Thursday, June 17, 2010

Gratefulness and Grief

One of the things I've been learning through infertility is the 'duality' of things. For one, gratefulness and grief. They seem to be on opposite ends but they really are a combo.

(I love this and have been saving this photo for something. Since there are two flamingoes that make up a one gorgeous pair, I thought it'd be cool for this post!)

I've been thinking about this topic for a long time- things like these keep me awake at night! (Do you do that too?)

It has come up because I think sometimes we feel like we should not be 'down' or should only be for a short time. There are a few logical reasons for this.

One, I think we are nervous  about how we look- as it portrays that we are not grateful or thankful for what we have. It makes us look greedy, needy or dissatisfied. For example, I am married so I should find sufficient peace and happiness in my marriage and be grateful for that, instead of continually aching for children.

Totally. I'm all for 'counting my blessings', believe me! It makes sense. But honestly, at times, depending on the context, a response like that can be somewhat harsh.

Two, as Christians, there is that sense that we should be 'happy' because of what Christ has done for us, and though this is true, maybe being happy-all-the-time is unrealistic. We can be full of joy but we may not be happy about everything. I think there is a difference between joy and happiness. Happy being more of an emotional response, where as joy is maybe being positively assured and knowing you are okay deep at the core of you? Maybe? Hmmm... (Maybe I'll leave this for a Part 2 or something... )

Three, often grief involves questioning God himself, our concept of who God is and faith and sometimes we are nervous to do so. Fair enough.

I find grief a hard word to describe. My definition would be something like- engaging in and responding to the situation that has left a large impact, or something like that... There is also the famous five stages of grief that are: denial, anger, bargaining, depression and acceptance. This is a useful way to understand the way grief is expressed, as we go through it.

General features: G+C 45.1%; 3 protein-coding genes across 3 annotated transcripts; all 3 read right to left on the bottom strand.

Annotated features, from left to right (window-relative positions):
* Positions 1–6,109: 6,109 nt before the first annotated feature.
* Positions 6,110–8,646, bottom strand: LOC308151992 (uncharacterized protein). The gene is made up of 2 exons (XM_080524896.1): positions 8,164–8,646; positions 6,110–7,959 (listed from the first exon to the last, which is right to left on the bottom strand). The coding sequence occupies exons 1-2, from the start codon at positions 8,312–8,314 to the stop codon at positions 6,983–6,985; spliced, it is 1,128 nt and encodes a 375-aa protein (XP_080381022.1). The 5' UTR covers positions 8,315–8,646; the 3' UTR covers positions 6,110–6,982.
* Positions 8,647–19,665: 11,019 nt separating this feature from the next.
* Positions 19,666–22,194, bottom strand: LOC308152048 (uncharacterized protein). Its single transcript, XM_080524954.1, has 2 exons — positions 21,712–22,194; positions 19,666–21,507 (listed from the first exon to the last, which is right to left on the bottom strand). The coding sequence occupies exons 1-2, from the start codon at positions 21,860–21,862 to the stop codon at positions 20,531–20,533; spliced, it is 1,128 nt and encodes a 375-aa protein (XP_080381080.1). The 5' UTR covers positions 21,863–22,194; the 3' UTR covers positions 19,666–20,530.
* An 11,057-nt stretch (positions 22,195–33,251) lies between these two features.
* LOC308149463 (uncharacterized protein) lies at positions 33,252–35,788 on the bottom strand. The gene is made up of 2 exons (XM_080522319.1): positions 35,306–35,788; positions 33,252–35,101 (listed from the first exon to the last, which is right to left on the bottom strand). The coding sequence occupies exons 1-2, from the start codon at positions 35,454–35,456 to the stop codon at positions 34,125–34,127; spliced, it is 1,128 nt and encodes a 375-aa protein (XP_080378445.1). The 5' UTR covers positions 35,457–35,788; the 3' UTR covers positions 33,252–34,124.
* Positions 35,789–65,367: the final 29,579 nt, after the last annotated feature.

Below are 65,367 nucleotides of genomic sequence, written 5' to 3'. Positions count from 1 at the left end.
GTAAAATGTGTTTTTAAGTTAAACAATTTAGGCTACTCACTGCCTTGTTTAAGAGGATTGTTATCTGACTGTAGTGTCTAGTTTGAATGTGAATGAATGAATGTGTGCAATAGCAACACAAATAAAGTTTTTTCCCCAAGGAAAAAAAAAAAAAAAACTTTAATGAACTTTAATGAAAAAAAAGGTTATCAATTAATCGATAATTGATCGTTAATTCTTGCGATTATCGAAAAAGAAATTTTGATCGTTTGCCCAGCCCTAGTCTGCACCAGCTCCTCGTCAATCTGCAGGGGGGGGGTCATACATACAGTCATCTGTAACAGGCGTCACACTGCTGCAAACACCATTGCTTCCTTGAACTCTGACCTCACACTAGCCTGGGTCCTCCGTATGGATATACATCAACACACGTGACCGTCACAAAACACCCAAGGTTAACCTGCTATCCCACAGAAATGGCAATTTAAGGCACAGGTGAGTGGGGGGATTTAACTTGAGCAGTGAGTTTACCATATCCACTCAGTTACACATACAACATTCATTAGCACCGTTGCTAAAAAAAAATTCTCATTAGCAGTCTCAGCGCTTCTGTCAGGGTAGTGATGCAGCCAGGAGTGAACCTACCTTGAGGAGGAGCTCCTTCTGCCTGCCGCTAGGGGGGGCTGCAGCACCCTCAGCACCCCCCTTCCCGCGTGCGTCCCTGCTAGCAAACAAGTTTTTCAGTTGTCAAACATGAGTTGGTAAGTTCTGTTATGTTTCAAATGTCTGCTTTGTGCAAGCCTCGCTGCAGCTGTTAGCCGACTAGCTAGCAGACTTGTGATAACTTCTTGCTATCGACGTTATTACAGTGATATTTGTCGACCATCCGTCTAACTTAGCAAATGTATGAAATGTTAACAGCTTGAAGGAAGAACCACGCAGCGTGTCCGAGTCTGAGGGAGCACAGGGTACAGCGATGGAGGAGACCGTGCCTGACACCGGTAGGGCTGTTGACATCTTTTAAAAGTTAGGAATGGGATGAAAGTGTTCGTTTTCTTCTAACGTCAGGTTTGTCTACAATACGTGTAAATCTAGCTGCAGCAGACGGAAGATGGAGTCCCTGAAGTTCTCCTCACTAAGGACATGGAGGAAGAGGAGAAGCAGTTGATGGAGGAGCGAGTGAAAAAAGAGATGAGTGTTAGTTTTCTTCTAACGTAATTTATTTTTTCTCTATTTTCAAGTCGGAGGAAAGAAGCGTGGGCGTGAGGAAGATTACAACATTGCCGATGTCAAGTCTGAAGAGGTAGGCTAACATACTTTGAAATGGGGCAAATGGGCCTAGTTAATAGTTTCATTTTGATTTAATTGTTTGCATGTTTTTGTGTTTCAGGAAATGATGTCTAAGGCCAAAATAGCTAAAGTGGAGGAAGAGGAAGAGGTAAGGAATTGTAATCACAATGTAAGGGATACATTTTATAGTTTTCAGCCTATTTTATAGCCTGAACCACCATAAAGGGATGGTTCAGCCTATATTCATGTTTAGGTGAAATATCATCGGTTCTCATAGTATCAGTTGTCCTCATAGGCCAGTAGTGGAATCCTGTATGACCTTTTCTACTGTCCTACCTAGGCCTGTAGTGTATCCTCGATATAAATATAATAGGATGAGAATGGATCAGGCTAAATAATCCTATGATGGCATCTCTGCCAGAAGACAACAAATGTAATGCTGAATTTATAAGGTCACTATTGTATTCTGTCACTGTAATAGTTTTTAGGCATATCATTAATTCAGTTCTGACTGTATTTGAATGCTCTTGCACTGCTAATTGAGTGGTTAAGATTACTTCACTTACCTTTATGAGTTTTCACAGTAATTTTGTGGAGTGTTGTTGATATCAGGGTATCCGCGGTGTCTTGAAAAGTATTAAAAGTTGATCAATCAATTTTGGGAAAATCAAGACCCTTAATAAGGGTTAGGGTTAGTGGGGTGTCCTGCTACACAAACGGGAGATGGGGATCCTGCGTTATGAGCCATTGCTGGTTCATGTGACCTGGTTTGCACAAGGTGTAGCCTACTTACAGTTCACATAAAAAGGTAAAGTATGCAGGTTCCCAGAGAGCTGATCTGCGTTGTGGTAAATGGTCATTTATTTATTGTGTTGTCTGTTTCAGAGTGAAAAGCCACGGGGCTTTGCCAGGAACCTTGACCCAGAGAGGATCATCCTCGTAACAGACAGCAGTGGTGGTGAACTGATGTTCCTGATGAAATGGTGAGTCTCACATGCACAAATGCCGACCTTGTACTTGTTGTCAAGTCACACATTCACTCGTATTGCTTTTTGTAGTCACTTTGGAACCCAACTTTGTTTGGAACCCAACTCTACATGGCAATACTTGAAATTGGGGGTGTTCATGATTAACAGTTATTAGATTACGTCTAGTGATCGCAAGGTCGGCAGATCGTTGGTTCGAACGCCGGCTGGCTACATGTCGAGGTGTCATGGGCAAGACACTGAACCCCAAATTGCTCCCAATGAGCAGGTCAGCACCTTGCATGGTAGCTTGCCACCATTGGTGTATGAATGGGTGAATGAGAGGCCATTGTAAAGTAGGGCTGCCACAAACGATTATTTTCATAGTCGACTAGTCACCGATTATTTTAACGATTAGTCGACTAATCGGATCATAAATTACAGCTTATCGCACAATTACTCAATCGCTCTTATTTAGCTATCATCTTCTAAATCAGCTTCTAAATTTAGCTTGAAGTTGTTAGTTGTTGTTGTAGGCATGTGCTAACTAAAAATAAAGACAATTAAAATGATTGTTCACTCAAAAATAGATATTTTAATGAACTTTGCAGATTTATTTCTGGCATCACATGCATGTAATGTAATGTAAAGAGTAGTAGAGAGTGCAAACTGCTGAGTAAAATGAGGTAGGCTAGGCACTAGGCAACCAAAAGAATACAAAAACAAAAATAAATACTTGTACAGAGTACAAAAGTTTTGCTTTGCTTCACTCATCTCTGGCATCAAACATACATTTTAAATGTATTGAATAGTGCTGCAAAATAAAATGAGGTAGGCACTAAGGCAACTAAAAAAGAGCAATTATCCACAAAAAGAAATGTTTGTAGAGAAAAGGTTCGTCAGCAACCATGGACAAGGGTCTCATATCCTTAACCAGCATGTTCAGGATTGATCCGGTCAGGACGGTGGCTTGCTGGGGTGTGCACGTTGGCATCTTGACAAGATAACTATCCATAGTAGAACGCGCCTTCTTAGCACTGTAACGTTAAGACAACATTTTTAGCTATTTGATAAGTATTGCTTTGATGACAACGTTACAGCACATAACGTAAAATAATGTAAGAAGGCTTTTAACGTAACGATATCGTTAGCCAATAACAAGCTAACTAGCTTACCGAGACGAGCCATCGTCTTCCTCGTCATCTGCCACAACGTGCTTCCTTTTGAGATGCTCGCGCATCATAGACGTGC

With infertility, because it is not a one-off situation and there is no closure for a while or at all, even the five stages of grief may be an insufficient way to express it, as instead, it is an ongoing process, and the 'stages' pop up here and there and we get better at dealing with them, but they come back throughout life. Complicated.

For me, in terms of infertility and miscarriage, it is easy to think that it is simply all about babies. Like if you plonked a baby on my lap, all will be solved. Sadly it is not that simple, I have discovered there are more layers to this.

I grieve:
  • the loss of being able to ovulate as a woman usually does,
  • the loss of being able to conceive all by ourselves,
  • the loss of carrying a baby/being pregnant to term,
  • the loss of giving birth to a baby,
  • the loss of bringing up a child,
  • the loss of having a child that looks like us.
Now, please please know that I am aware these things may change in the future (or could already be changing) and we do have hope that it will, and pray that it will, but as we live in the present, this is the reality for me now. These are the issues I'm having to engage in and process through. Does that make sense?

It is not necessarily that I'm sad or crying all the time, it is more that these issues are always close to my heart, I wrestle with them daily and I have an ongoing discussion about them- with God, others, myself.

At the same time, I am grateful for everything I have. Quite possibly, in light of what I don't have, it makes me treasure what I do have all the more.